I have toyed with so many blog ideas over the years. I get really intensely into one – for a duration – then fall flat on my face. It is a shame […]
Consider that everything has a state. Think of a ball and gravity – once it is tossed in the air there is a point when the incline reverts to a decline. At one point, for a very brief moment, it will pause at transition. The moment, however, is so brief that you may not even realize it. Continuous improvement is the same way. Processes do not stay idle long – the status quo will falter and begin to erode. It is either in a <a class="zem_slink" title="Systems engineering" href="http://en.wikipedia.org/wiki/Systems_engineering" target="_blank" rel="wi
I cannot count the number of times when I thought I knew… or was sure… how something transpired. “The employees are taking shortcuts…” Or you may have many other preconceived notions. I am sure if you have ever been in a problem solving event – many people have the real root cause even before the process has been investigated. The power of any investigation is to actually go to the scene of the crime, or where the action takes place (or took place). The Japanese term, modernized, is Gemba.
Genba (<span class="t_nihongo_kanji" lang="ja" xml:lang
A random song was playing on my way to work this morning. I am not normally on this station but the lyrics have been echoing in my head all day today.
Where there is desire
There is gonna be a flame
Where there is a flame
Someone’s bound to get burned
But just because it burns
Doesn’t mean you’re gonna die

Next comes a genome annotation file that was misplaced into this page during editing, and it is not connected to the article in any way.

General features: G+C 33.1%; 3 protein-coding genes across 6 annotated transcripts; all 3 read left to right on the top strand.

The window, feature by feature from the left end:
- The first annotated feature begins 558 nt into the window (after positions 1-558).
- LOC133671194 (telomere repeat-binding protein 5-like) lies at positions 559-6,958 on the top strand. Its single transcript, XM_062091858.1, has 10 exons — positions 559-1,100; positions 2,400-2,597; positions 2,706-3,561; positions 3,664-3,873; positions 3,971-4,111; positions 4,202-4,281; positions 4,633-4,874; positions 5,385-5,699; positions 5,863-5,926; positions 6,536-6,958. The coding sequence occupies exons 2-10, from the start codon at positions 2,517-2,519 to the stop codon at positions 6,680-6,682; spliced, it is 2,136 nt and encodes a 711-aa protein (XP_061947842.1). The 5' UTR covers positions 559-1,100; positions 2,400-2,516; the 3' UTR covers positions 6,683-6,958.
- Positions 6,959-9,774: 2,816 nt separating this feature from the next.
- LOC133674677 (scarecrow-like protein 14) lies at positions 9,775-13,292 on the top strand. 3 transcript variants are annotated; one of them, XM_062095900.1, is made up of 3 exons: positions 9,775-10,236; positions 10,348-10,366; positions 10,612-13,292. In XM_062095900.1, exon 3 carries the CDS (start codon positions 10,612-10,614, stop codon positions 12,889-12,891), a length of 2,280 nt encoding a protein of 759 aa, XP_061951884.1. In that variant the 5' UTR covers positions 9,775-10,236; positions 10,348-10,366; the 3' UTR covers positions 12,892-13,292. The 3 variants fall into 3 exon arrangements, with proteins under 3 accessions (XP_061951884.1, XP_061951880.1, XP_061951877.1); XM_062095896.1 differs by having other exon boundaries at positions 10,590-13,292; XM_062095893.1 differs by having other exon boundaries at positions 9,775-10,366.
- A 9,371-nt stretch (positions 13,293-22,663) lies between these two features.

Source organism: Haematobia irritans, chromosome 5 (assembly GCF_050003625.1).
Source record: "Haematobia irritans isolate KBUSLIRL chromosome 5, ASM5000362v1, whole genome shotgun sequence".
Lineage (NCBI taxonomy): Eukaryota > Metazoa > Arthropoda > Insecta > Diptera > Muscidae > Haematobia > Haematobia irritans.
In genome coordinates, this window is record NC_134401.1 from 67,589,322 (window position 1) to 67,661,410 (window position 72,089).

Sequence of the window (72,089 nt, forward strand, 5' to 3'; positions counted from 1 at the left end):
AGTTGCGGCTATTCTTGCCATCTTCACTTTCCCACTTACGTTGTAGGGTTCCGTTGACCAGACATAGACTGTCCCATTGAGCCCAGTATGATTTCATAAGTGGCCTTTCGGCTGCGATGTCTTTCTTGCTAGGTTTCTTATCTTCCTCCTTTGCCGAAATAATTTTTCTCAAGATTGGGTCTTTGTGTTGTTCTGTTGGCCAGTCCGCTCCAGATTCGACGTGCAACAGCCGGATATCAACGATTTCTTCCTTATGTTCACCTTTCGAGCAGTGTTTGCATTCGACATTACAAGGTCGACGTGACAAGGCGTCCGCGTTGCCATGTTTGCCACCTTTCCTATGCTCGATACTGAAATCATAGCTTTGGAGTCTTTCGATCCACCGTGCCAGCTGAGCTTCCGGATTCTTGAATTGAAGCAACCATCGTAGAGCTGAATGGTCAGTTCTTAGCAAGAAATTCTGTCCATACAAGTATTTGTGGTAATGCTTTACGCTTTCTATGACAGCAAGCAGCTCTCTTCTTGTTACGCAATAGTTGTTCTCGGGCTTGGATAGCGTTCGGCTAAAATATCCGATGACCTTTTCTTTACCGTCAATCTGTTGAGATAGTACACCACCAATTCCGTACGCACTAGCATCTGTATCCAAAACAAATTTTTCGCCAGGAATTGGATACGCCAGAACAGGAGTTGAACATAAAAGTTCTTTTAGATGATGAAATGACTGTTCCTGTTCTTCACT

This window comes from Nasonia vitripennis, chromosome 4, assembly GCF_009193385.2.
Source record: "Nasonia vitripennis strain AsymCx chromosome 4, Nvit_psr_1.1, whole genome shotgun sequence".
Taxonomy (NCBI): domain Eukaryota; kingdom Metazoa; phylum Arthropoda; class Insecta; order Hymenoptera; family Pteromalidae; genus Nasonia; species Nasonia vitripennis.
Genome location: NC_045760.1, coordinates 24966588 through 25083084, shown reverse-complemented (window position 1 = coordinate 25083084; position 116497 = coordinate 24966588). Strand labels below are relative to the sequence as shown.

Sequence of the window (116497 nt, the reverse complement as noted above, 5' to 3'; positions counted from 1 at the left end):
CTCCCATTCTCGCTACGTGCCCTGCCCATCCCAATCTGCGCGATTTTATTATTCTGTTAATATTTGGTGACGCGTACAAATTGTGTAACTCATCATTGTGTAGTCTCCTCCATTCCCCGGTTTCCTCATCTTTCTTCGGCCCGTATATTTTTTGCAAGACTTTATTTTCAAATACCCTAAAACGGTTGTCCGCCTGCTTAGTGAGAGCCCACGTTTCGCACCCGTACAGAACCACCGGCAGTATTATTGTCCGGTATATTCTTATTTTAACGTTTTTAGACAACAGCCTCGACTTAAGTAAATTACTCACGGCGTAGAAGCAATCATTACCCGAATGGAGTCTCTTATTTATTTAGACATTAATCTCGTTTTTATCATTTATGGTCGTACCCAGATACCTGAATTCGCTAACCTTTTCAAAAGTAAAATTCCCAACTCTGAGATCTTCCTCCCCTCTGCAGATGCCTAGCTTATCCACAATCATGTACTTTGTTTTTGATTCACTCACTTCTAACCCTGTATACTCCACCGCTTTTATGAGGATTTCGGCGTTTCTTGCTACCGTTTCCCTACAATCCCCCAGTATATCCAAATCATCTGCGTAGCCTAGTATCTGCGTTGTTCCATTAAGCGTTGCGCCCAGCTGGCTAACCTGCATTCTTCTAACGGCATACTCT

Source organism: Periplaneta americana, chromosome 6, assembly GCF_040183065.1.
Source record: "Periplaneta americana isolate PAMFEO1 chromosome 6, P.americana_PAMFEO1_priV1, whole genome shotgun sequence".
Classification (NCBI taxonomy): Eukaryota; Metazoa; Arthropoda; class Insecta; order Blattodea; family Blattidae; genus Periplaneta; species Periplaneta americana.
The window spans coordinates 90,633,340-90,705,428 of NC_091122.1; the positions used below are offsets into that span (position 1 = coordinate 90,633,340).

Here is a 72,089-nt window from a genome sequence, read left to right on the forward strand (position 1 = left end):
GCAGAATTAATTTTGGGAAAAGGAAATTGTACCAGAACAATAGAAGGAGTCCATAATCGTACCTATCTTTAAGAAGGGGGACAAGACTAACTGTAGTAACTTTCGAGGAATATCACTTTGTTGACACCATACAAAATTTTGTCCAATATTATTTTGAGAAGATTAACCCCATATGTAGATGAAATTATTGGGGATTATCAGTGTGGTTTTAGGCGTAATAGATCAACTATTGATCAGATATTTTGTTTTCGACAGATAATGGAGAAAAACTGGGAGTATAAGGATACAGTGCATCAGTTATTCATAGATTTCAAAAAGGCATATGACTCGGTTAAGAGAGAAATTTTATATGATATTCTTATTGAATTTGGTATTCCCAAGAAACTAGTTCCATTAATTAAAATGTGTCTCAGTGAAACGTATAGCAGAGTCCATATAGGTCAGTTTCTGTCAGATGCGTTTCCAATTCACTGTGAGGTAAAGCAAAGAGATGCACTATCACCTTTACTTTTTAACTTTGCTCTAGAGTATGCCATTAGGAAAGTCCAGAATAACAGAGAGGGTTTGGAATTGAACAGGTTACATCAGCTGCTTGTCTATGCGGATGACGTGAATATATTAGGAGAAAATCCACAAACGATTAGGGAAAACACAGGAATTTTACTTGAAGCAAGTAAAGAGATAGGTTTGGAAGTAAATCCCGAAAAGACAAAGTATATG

You’ve gotta get up and try, and try, and try
Not the most profound – I know. This station plays mainstream hits – no other real prerequisite is required, I do not believe. Regardless, I think the song hit me today – since I was going through a cycle of my own. It is good to be humbled and to also re-evaluate your own trajectory or impact. To not, would be significantly worse, I feel. By no means am I stating doom and
I have heard the items below before but have recently contemplated ‘what does it really mean?’
First off, continuous improvement is a journey… not a destination. Utopian views with no scrap, and no errors are more improbable than probable. Yet what if…
If 99.9% Is Good Enough, Then . . .
- 12 newborns will be given to the wrong parents daily.
- 114,500 mismatched pairs of shoes will be shipped/year.
- 18,322 pieces of mail will be mishandled/hour.
- 2,000,000 documents will be lost by the IRS this year.</e
I cringe every time that I hear a new idea mentioned, and side comments write the idea off as a “flavor of the month.”
Recently, I was listening to some educational material, I will call it that for purposes of this article, and realized that the ideas being shared were forcefully trying to create this concept. It did not flow, other than the words naturally forming from the text that was being read. The model was well presented. The text was spot on structurally. It was missing something, something very important, buy-in. The cascading ideas from this article were being shared to the audience – and you could tell that the material was never built “directionally” correct. What do I mean by that? Well – I mean that the plan was top down, instead of bottom up. The trunk of the tree was placed and the roots should follow. Or better yet, I thought Kevin Costner was going to appear and some mystic voice from Shoeless Jackson would say “if
Business is full of right and wrong answers. There are no-brainers, and there are decisions which could be pondered for some time. It can be hard to deal with ethics and decision making.
So imagine that you have a large amount of expectations which have been handed down to you to execute against. When it comes time to make the difficult decision, and a grey area, do you struggle? Are you Robert Frost and going to take the road less traveled – or will you be completely objective selecting what is right for the business long term? Based on each person’s unique environmental development I would expect some variation in the standard